I wasn’t taken with “Sleepwalk my Life Away”, however I will point out that we can hear Robert Trujillo’s bass up front in the mix. Good on you Rob! Then “You Must Burn!” blazes my ears and it sounds like it could have easily been a track from The Black Album, but certainly some blatant Black Sabbath worship here included. I think for me the next track “Lux Aeterna” encapsulates the early Metallica sound with fast pick riffing and a straight to the point beat rather perfectly. Some point out that it sounds like Diamond Head, but we all know that bands from the NWOBHM era heavily influenced the boys in the beginning. I must say we need more short and intense songs like this as far as I am concerned!
Probably the coolest song title on this album is “Crown of Barbed Wire”. The chorus is really catchy and my ears detect some nods to Load here. I can accept it as a descent song, but think you might find some better offerings on “Chasing Light”. Lyrically it shines and I do like the chorus here a heck of a lot, although it struggles to push some boundaries song-wise. Also, Kirk’s solo is rather average and nothing new here to whet your appetite. But since we are still on the subject of interesting lyrics, “If Darkness had a Son” fits perfectly in Hetfield’s wheelhouse. I get some serious Justice vibes here and yes Kirk’s solos are meaty and dangerous sounding. I really dig the chorus, along with the lyrics that continue to play up the theme of the struggles between the dark and the light.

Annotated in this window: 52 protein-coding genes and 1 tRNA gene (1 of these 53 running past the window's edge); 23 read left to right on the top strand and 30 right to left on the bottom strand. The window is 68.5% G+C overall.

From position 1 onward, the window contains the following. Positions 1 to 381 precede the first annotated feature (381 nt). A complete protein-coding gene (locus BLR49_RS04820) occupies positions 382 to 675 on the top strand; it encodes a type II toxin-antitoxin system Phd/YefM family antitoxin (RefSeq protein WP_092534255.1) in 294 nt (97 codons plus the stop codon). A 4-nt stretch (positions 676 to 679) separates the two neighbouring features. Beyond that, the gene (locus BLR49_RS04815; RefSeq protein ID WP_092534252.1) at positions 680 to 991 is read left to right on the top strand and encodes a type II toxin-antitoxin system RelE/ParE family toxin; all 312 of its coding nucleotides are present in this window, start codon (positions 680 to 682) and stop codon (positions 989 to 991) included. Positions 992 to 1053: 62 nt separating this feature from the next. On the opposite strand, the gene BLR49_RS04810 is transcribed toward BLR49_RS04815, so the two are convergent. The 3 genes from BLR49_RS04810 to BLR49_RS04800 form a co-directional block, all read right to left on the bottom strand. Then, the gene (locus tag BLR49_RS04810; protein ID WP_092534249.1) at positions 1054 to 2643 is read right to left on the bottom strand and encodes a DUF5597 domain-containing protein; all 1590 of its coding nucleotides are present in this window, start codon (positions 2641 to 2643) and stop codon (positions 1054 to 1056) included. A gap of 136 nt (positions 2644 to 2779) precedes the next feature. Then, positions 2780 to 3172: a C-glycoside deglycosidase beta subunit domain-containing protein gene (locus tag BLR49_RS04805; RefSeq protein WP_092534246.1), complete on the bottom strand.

The last three remaining songs are a mixed bag. We go back to the well on “Too Far Gone?” that mixes thrash while relying heavily on the well-worn chorus used throughout the album. I don’t mind Kirk’s solo, but the song feels standard here as a whole. I felt the time dragging on “Room of Mirrors” and it really bored me on many levels. Then we get that 11 minute closer in the form of “Inamorata” that offered up some interesting passages, but I’m not sure the guys could musically justify the lengthy run time. I’d say the first four and a half minutes was well performed, but it dips in the middle for this proggy filled percussion-bass combination that felt a bit out of place and then morphs back into a Thin Lizzy tinged finale. I’ve read other reviewers say this is Metallica attempting stoner rock, but I don’t get that vibe from this song. I will give them credit for trying to think outside their comfort zone but this is not “To Live is to Die”, “Orion” and “Suicide or Redemption” level of songwriting for long compositions.
I’ve been listening to this record for well over a week now and my verdict is simple. Modern Metallica is just okay and there are some descent offerings here to raise an eyebrow or two for longtime fans begging for the return of the classic sound. I am sure some can give you 72 reasons why it sucks and some can give you 72 reasons why it’s great. I can give you 36 reasons about my opinions on this release that is favourable, so again I fall somewhere in the middle. So going back to my opening statements at the start of this review, artists evolve and mature, but as a result you get records like this. Good or bad, this is what Metallica is these days.
At least the pluses here easy to state. James sounds vital vocally and his lyrics on this release are good overall. He’s willing to open himself up and let everyone in regarding his personal struggles and it shows in most of the songs. The music is entertaining, but this is not going to win fans over who loved their first four releases.
I am giving this release a solid 7.5 out of 10 skulls.